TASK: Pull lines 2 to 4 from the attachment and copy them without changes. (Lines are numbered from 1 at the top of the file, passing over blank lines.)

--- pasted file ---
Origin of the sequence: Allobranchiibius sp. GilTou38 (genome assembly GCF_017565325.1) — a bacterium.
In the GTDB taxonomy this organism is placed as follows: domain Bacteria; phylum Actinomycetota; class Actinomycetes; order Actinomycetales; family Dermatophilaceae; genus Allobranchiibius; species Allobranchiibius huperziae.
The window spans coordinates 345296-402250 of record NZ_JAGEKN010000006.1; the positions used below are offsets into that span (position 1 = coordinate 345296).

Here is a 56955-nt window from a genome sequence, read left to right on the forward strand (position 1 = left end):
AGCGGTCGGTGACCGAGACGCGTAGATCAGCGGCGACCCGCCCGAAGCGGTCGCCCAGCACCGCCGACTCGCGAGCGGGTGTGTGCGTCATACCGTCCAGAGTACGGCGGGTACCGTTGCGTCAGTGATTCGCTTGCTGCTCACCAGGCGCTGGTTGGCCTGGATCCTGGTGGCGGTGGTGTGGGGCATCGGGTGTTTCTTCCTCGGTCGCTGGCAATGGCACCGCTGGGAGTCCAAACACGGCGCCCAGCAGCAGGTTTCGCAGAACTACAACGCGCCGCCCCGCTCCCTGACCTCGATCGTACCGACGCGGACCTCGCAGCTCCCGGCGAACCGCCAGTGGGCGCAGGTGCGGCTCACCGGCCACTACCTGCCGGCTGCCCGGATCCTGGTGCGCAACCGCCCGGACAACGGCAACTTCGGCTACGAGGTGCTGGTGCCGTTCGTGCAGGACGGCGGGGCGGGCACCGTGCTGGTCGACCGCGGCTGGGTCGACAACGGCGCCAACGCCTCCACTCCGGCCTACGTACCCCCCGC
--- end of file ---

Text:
In the GTDB taxonomy this organism is placed as follows: domain Bacteria; phylum Actinomycetota; class Actinomycetes; order Actinomycetales; family Dermatophilaceae; genus Allobranchiibius; species Allobranchiibius huperziae.
The window spans coordinates 345296-402250 of record NZ_JAGEKN010000006.1; the positions used below are offsets into that span (position 1 = coordinate 345296).

Here is a 56955-nt window from a genome sequence, read left to right on the forward strand (position 1 = left end):